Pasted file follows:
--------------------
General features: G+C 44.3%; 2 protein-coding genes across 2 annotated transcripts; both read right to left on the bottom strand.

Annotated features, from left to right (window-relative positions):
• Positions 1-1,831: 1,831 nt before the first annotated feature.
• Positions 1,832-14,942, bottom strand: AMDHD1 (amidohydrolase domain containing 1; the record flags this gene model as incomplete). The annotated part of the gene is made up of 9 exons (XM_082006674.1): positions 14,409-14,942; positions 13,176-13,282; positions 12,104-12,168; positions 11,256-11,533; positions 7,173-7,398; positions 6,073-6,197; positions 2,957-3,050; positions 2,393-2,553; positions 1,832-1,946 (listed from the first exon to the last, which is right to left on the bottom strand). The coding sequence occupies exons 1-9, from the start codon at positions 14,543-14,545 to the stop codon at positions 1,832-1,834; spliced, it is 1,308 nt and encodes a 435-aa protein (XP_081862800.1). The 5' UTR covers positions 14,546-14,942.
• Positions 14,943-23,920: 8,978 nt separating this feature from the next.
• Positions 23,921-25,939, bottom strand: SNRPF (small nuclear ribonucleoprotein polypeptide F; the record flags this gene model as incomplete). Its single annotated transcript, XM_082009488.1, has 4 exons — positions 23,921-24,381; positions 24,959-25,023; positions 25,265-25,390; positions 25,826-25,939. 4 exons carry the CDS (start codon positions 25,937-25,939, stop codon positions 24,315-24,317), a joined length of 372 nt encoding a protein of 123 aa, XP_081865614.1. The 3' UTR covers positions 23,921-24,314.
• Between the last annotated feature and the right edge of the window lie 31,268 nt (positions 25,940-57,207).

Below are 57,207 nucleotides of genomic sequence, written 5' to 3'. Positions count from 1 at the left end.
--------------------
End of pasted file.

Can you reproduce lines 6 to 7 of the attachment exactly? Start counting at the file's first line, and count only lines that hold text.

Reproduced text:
• Positions 23,921-25,939, bottom strand: SNRPF (small nuclear ribonucleoprotein polypeptide F; the record flags this gene model as incomplete). Its single annotated transcript, XM_082009488.1, has 4 exons — positions 23,921-24,381; positions 24,959-25,023; positions 25,265-25,390; positions 25,826-25,939. 4 exons carry the CDS (start codon positions 25,937-25,939, stop codon positions 24,315-24,317), a joined length of 372 nt encoding a protein of 123 aa, XP_081865614.1. The 3' UTR covers positions 23,921-24,314.
• Between the last annotated feature and the right edge of the window lie 31,268 nt (positions 25,940-57,207).